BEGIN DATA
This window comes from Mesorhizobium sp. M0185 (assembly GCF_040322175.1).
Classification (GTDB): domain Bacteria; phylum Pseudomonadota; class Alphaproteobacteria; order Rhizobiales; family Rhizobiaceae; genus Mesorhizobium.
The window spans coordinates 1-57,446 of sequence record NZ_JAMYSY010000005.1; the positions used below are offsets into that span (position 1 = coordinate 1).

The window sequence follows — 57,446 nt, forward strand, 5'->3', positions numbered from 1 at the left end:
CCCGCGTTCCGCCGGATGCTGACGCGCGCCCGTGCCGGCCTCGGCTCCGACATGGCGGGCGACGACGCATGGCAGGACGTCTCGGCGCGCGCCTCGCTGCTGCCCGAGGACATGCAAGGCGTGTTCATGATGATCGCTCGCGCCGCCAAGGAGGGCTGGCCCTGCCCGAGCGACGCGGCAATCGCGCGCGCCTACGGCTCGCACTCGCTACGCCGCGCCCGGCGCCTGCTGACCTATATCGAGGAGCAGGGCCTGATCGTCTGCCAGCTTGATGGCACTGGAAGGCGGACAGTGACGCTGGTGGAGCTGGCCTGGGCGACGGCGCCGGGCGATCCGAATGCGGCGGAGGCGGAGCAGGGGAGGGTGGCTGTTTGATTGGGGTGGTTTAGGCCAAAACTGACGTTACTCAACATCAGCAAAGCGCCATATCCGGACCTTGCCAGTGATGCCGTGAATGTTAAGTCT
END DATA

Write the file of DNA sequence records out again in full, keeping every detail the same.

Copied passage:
This window comes from Mesorhizobium sp. M0185 (assembly GCF_040322175.1).
Classification (GTDB): domain Bacteria; phylum Pseudomonadota; class Alphaproteobacteria; order Rhizobiales; family Rhizobiaceae; genus Mesorhizobium.
The window spans coordinates 1-57,446 of sequence record NZ_JAMYSY010000005.1; the positions used below are offsets into that span (position 1 = coordinate 1).

The window sequence follows — 57,446 nt, forward strand, 5'->3', positions numbered from 1 at the left end:
CCCGCGTTCCGCCGGATGCTGACGCGCGCCCGTGCCGGCCTCGGCTCCGACATGGCGGGCGACGACGCATGGCAGGACGTCTCGGCGCGCGCCTCGCTGCTGCCCGAGGACATGCAAGGCGTGTTCATGATGATCGCTCGCGCCGCCAAGGAGGGCTGGCCCTGCCCGAGCGACGCGGCAATCGCGCGCGCCTACGGCTCGCACTCGCTACGCCGCGCCCGGCGCCTGCTGACCTATATCGAGGAGCAGGGCCTGATCGTCTGCCAGCTTGATGGCACTGGAAGGCGGACAGTGACGCTGGTGGAGCTGGCCTGGGCGACGGCGCCGGGCGATCCGAATGCGGCGGAGGCGGAGCAGGGGAGGGTGGCTGTTTGATTGGGGTGGTTTAGGCCAAAACTGACGTTACTCAACATCAGCAAAGCGCCATATCCGGACCTTGCCAGTGATGCCGTGAATGTTAAGTCT